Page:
The exams measure a student’s content mastery of college-level studies in specific academic disciplines. Under a state law adopted last year, all public universities and public community colleges in Illinois are required to award college credit to students who submit scores of 3 or higher, starting in the 2016-17 school year.

Illinois continues to boast record numbers of graduates taking AP exams, with a total of 48,627 graduates (nearly 38 percent) taking at least one AP exam, more than double the amount of graduates who took the exam in 2005. The percentage of Illinois graduates who scored a 3 or higher grew by 11.7 percentage points from 13.3 percent in 2005 to 25 percent in 2015. Illinois is fourth in the nation for the largest percentage point increase over the last decade.

The latest AP results for Illinois are reported by the ISBE here.

Friday, March 4, 2016

VIDEO: The 2016 Legislative Agenda

What’s on IASB’s legislative agenda for 2016? Take a look at this video of Governmental Relations Director Deanna Sullivan and Assistant Director Zach Messersmith discussing the priorities for this year’s spring session.

If  the video is not displaying correctly in your browser, click here.

Thursday, March 3, 2016

OMA and FOIA guidance available in revised publication

School officials seeking guidance on the Illinois Open Meetings Act (OMA) and Freedom of Information Act (FOIA) can now access this information in an updated publication produced by Klein, Thorpe, and Jenkins, Ltd. of Chicago. Letting the Sunshine in: School Board Meetings and Records is a revised booklet that combined two previous documents, School Board Meetings: Requirements under OMA and School Board Records: Requirements under FOIA.

The pamphlets were last updated in 2010 and a number of changes have been made to the FOIA and OMA statutes since that time. “Letting the Sunshine in” is current on both public access laws up to July 2015, with the new publication containing a summary of all the changes that have occurred since the last revision.

“One of the fastest ways for a school district to be challenged is to be sloppy with requirements in the Open Meetings Act or the Freedom of Information Act,” said Melinda Selbee, IASB general counsel. “As compliance is mandatory, having good resources is essential.”

Among the new OMA provisions are required training, posting timelines, and subject matter content that needs to be made public prior to a meeting. Changes to FOIA include the definitions of “recurrent requester” and “voluminous request,” allowing for a different procedure and additional time for a public body to respond. Also included are requirements for commercial records requests, monetary charges for burdensome requests, and exemptions for reports submitted to the School Security and Standards Task Force.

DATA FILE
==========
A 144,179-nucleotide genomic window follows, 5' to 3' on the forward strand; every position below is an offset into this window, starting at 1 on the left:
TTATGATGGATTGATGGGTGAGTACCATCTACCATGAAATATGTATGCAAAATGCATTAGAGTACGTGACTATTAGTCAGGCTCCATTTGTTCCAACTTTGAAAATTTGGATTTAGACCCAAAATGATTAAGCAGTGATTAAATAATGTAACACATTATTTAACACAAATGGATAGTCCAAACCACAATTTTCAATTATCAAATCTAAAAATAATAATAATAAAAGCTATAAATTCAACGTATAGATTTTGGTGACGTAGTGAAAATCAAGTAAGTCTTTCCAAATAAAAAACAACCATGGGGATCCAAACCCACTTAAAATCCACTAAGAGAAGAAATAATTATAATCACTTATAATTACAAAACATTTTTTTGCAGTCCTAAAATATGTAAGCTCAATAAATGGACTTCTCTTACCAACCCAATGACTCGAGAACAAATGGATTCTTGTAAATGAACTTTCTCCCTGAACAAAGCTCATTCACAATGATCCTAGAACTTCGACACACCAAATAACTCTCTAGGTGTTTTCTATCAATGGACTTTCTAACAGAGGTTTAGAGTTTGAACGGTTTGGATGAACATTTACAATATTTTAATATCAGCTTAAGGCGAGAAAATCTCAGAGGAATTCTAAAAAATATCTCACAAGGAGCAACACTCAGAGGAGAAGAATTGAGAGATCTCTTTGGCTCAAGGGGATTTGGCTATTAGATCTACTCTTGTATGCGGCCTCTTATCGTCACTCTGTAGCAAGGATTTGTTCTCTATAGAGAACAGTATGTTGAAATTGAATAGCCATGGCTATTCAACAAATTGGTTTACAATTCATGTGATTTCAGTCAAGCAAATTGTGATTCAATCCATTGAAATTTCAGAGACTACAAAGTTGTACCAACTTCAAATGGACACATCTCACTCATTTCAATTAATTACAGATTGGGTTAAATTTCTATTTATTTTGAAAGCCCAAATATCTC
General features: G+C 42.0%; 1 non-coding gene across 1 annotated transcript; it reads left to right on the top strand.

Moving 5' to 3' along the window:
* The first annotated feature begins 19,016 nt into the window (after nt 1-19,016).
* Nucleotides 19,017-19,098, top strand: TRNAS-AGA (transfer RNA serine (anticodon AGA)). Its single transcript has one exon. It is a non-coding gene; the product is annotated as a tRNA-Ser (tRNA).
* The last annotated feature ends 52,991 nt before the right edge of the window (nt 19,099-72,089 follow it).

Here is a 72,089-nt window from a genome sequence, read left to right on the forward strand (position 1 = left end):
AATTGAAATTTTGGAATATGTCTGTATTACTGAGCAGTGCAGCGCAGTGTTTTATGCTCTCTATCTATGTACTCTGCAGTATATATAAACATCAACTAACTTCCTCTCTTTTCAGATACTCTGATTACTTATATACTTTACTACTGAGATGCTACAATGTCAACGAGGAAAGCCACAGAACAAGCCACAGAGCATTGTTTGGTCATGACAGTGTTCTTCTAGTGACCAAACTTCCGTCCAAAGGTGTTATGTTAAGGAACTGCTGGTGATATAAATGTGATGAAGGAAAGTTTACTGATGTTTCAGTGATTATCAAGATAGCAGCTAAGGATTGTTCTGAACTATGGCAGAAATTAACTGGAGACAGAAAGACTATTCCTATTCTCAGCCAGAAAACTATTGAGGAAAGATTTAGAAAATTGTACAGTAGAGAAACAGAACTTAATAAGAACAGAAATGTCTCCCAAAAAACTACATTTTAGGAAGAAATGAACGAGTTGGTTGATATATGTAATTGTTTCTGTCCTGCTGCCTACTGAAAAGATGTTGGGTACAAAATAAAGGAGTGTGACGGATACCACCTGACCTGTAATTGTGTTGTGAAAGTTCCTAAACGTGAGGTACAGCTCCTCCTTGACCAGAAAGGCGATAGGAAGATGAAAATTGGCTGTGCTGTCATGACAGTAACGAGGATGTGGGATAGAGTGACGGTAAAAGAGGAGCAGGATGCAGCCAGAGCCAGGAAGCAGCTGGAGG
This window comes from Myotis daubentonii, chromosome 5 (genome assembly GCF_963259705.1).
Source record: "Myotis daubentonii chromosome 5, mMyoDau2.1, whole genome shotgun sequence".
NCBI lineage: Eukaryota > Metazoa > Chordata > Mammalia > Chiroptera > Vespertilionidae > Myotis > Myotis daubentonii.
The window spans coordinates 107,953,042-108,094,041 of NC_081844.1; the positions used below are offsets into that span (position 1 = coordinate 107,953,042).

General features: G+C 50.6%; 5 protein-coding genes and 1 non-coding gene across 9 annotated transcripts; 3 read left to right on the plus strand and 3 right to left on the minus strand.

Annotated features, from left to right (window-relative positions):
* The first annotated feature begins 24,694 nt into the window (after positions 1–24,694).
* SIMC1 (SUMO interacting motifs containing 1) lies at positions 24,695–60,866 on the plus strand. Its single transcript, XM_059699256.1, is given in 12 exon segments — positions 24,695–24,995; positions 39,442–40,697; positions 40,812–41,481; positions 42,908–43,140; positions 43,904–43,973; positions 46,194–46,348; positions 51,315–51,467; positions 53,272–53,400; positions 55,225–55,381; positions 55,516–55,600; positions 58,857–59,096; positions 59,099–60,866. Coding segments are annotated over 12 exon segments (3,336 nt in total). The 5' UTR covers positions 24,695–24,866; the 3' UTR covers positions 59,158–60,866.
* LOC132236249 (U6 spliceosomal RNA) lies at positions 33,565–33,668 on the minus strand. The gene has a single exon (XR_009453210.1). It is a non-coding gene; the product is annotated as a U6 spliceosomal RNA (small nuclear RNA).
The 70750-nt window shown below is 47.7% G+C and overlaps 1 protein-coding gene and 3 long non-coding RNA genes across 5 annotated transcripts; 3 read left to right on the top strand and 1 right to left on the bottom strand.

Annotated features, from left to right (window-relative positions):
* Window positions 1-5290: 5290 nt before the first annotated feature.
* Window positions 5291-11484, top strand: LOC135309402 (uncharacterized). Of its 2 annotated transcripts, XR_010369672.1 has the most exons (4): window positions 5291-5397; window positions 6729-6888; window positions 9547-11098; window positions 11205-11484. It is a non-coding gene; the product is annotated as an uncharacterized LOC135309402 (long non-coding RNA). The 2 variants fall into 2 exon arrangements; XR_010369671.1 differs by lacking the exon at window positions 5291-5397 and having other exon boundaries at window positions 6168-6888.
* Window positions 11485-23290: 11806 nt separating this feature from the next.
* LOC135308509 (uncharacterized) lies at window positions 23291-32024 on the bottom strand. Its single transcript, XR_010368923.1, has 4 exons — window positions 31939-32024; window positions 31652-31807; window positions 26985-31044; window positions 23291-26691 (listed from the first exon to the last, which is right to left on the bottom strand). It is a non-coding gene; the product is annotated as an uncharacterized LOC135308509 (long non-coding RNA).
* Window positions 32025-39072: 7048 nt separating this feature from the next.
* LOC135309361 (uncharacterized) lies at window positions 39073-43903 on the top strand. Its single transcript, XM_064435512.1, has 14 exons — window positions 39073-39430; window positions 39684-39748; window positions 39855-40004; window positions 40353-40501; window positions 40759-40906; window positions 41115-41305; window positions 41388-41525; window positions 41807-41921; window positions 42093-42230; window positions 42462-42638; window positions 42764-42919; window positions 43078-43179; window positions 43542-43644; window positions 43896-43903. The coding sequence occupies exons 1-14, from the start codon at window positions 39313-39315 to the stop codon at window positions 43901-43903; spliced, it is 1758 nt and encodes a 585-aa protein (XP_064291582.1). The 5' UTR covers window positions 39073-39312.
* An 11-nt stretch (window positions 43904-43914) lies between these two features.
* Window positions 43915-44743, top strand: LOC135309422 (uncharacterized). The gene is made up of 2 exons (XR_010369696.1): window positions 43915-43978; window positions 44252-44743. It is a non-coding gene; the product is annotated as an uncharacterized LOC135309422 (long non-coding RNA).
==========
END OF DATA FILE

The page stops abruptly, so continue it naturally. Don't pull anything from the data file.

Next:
The revised publication provides a detailed overview of whom and what the Acts cover, requirements contained in each law, what public bodies need to do to remain in compliance with the statutes, and a brief question and answer section. Also included is an easy-to-use table of contents and a number of appendices that provide examples of forms, requests, and letters that may be useful to boards of education.

IASB would like to thank James Bartley and Gregory Smith, as well as the entire Klein, Thorpe and Jenkins, Ltd. of Chicago team for their pro-bono work in putting together this informative guide.

Opinions on Education

The following are editorials, commentaries, and opinions from various media sources regarding public education in Illinois, collected in February 2016. Click on each headline to read more.

Guest Commentary: Education continues to take back seat
Gene A. Budig and Alan Heaps, News-Gazette, Champaign, January 31

Editorial: Peoria's new schools boss
Editorial Board, Peoria Journal-Star, February 1

Editorial: Fixing school funding crucial to growth
Editorial Board, The Pantagraph, Bloomington, February 2

Our View: Thank candidates for willingness to be on Rockford School Board
Editorial Board, Rockford Register Star, February 3

Wednesday, March 2, 2016

Applications available for Board Governance Recognition

The application process for IASB’s School Board Governance Recognition  is now open. This award recognizes boards of education that have actively and effectively modeled their governance behaviors as outlined in the Association’s six Foundational Principles of Effective Governance.

The focus of the program is to acknowledge full board development and participation, instead of individual board member accomplishments.

“The School Board Governance Recognition aims to honor select boards for the great work they do in governing their school system,” said Dean Langdon, IASB’s associate executive director for board development and TAG.

“Throughout Illinois, numerous school boards are establishing a vision for their schools, connecting with their community, modeling a productive relationship with their administration, and monitoring student achievement,” Langdon added.